The safety car and suspending a race

What the sporting regulations say:

  • To maintain competitors’ safety over a race weekend, particularly in the event of an accident or extremely poor conditions, the FIA has two main methods of neutralising a practice session or race: the safety car or the virtual safety car (VSC).
  • The latter will primarily be used when double waved yellow flags are needed on any section of the track, but the circumstances are not such to warrant the safety car itself. 

  • If the VSC is called, teams will be notified via the official messaging system, while drivers will be notified by all FIA light panels displaying “VSC”.

  • Under the VSC, drivers must reduce their speed and stay above a minimum time set by the FIA at least once in each marshalling sector. Stewards can impose penalties for any transgressions.

  • Drivers must not drive unnecessarily slowly, erratically or in a manner that could be deemed potentially dangerous to other competitors. Drivers may not pit, unless it is to change tyres. They are also not permitted to overtake, except if another driver in front enters the pit lane or slows with an obvious problem.

  • When it is deemed safe to end the VSC procedure, teams will be notified via the official messaging system. At any time between 10 and 15 seconds later, the FIA light panels will change to green and drivers are free to resume racing. DRS is also re-enabled at this time.

  • In the event of a more serious incident, particularly if competitors or officials are in immediate physical danger, which is not severe enough to warrant suspending the race but cannot be dealt with under the VSC, then the safety car will be called.

  • The safety car is driven by an experienced circuit driver and carries an FIA observer who is in permanent radio contact with race control.

  • The safety car will join the circuit with its orange lights on, and all drivers must form a queue behind it. Overtaking is not permitted, although the safety car will signal backmarkers to pass it using its green light until the race leader is immediately behind it. 

  • Under certain circumstances - for example if the incident that brought the safety car is blocking the pit lane - the safety car may travel through the pit lane. In this case competitors will be allowed to stop at their pit garage.

  • When the safety car is ready to leave the circuit it will extinguish its orange lights, indicating to the drivers that it will peel off. Drivers must continue in formation until they cross the first safety car line, where green lights will indicate they are free to race again. However, DRS will not be re-enabled until two racing laps have been completed.
  • In exceptional circumstances, such as in extremely poor weather, a race may begin behind the safety car, which will put its orange lights on ten minutes before the start to indicate this. When those lights switch to green the safety car will lead the field around the circuit in grid order. 

  • Overtaking on this first lap is not allowed, unless a car has a problem getting away from the grid, in which case the delayed driver may repass cars in order to regain his original position. (If he fails to regain that position before the end of the lap, he must pit and rejoin the race once the field have passed the pit exit.)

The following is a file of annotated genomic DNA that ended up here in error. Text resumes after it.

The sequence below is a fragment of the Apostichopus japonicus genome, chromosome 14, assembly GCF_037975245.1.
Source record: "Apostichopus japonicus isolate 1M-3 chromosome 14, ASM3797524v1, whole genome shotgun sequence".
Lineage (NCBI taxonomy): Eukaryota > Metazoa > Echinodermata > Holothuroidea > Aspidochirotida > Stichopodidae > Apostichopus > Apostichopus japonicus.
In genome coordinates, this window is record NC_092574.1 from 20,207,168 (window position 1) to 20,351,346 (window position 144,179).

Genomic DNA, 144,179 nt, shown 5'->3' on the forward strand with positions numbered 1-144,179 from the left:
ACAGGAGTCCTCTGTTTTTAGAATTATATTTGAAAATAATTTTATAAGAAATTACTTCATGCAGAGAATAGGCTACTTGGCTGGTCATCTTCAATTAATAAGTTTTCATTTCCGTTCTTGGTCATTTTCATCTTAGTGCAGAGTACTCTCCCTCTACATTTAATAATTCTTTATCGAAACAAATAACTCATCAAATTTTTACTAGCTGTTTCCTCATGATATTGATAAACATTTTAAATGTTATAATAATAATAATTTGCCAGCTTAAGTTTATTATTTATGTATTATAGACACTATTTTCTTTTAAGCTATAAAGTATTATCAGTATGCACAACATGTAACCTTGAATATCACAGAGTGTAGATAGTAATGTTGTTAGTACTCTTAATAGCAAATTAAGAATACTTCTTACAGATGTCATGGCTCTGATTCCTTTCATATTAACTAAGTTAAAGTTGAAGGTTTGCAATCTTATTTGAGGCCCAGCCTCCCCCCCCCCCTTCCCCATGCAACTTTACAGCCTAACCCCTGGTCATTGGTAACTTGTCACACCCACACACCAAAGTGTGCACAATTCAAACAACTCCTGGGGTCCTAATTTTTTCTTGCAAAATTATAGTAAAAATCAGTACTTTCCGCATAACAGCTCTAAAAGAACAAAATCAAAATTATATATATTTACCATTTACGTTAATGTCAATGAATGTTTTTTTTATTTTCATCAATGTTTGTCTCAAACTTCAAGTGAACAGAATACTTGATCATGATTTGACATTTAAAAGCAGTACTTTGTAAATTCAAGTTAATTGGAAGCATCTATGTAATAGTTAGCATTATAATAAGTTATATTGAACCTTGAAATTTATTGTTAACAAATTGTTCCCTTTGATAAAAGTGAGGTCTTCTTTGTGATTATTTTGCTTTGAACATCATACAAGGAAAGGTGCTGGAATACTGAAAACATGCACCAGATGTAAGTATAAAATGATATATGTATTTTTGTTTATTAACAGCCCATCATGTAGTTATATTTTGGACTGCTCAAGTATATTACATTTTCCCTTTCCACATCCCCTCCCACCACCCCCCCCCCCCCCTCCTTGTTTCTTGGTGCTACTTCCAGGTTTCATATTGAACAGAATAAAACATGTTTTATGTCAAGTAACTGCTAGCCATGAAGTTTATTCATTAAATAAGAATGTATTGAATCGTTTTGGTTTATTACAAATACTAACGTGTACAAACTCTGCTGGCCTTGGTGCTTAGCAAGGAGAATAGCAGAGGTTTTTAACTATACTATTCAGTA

• If a safety car is deemed to be required for the beginning of a race due to wet weather, if possible a normal standing start will occur once the track is deemed safe to race. The process will see the safety car return to the pit lane and the cars assemble on the grid for the start. Should conditions not improve sufficiently for a standing start, a rolling start may be used.

  • Should conditions or an incident be severe enough to necessitate the race being suspended, red flags will be shown around the circuit. When this happens the pit exit will close and all cars must proceed slowly into the pit lane, without overtaking, and stop in a queued formation at the end.

  • The safety car will then drive to the front of the queue, while team members may work on the cars. Refuelling is not allowed.

  • Cars that were already in the pits when the red flag signal was given may be worked on there, and then rejoin in the position they occupied before the stoppage. Cars may not be moved from the pit lane queue however, unless the team has been given expressed consent by the FIA.

  • A warning of at least 10 minutes will be given to teams before the race is resumed. With three minutes to go, all cars must have their wheels fitted. At the two minute signal, lapped cars will be able to complete a lap before rejoining the pit lane at the back of the queue.

  • The race will resume behind the safety car, which will then enter the pits after one lap, unless conditions are deemed to warrant more than one lap, or if all cars are not yet in line behind the safety car. Further incidents may also prolong the safety car period.

  • Overtaking is not permitted, unless a driver is delayed leaving the pit lane, forcing others to pass. In this instance, the delayed driver may repass those cars in order to regain position. Should they be unable to do so, they must pit immediately and then rejoin the race at the back of the field.

  • If the race cannot be resumed, the results will be taken from the order at the end of the penultimate lap before the race was suspended.

  • While the suspension is not added onto the maximum race time of two hours, no race may exceed four hours total in duration.

Read the full sporting regulations